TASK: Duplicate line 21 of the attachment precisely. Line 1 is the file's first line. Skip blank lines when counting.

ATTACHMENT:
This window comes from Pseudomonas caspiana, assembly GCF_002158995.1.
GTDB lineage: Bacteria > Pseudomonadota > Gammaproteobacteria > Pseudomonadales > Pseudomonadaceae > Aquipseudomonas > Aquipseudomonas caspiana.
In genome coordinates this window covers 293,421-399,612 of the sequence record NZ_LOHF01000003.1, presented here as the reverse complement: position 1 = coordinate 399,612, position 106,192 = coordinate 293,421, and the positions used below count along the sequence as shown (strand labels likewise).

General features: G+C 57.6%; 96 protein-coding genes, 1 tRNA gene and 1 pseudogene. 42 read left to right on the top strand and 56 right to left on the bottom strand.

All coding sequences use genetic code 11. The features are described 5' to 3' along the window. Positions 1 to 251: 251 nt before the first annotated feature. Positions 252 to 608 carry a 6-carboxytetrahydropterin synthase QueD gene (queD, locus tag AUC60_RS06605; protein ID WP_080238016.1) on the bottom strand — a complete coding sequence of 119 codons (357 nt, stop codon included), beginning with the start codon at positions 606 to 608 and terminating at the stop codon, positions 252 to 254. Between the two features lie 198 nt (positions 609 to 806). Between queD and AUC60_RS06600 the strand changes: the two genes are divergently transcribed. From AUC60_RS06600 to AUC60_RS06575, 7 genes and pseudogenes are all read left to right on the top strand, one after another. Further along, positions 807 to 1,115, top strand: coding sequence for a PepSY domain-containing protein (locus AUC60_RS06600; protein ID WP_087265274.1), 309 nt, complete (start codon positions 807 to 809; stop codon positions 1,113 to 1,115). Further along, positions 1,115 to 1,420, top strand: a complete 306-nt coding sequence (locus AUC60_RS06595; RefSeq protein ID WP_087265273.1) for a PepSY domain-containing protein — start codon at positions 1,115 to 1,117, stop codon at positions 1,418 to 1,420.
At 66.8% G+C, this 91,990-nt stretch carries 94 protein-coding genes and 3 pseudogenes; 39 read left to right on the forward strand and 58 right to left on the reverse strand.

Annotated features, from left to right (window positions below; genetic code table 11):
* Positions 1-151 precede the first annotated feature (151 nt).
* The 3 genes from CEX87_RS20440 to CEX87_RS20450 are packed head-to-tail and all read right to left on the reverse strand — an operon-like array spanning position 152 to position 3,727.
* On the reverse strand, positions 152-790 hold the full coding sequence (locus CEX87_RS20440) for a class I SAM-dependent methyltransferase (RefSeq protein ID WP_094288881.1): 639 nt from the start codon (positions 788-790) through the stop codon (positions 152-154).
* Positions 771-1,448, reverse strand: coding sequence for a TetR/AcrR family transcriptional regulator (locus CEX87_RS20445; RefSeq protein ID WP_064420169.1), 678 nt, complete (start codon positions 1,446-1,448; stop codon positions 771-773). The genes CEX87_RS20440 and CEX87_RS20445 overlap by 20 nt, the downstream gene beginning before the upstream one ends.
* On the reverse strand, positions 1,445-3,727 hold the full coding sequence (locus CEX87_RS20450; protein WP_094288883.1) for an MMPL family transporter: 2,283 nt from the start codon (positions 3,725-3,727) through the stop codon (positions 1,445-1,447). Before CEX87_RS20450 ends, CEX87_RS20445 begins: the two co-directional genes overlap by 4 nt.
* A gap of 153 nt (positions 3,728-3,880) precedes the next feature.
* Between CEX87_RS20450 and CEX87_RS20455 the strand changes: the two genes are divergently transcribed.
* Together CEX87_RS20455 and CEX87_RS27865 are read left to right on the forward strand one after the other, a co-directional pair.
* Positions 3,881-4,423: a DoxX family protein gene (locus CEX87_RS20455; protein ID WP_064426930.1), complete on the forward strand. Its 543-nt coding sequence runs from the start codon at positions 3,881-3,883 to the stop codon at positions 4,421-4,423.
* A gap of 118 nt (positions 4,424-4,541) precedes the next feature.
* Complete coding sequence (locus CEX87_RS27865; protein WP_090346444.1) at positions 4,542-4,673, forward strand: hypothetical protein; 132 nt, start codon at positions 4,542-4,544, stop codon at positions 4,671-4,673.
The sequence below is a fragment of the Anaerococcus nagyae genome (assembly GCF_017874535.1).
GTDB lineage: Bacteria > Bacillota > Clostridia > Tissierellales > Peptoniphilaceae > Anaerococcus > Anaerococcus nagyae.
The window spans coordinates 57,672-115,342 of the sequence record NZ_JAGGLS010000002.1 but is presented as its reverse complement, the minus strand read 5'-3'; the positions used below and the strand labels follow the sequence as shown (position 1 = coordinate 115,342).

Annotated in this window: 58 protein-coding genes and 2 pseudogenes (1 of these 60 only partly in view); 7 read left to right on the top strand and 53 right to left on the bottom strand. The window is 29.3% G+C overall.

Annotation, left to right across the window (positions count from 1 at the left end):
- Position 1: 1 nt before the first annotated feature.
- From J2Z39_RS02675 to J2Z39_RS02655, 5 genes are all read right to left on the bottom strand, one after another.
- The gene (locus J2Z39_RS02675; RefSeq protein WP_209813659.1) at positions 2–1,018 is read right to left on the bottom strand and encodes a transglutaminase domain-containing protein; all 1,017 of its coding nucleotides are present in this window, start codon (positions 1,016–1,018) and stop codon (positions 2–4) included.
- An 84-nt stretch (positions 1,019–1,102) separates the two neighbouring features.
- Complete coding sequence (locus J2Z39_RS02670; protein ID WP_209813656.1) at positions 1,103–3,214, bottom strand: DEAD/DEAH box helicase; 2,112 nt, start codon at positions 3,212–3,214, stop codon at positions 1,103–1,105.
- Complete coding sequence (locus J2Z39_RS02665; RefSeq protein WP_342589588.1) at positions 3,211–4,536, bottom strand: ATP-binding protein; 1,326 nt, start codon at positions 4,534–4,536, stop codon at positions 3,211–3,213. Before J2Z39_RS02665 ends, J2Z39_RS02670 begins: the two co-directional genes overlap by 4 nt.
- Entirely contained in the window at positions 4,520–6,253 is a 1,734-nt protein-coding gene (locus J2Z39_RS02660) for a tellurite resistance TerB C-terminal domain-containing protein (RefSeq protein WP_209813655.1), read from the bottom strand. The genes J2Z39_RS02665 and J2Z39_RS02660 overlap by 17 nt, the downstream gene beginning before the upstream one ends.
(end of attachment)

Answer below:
The window spans coordinates 57,672-115,342 of the sequence record NZ_JAGGLS010000002.1 but is presented as its reverse complement, the minus strand read 5'-3'; the positions used below and the strand labels follow the sequence as shown (position 1 = coordinate 115,342).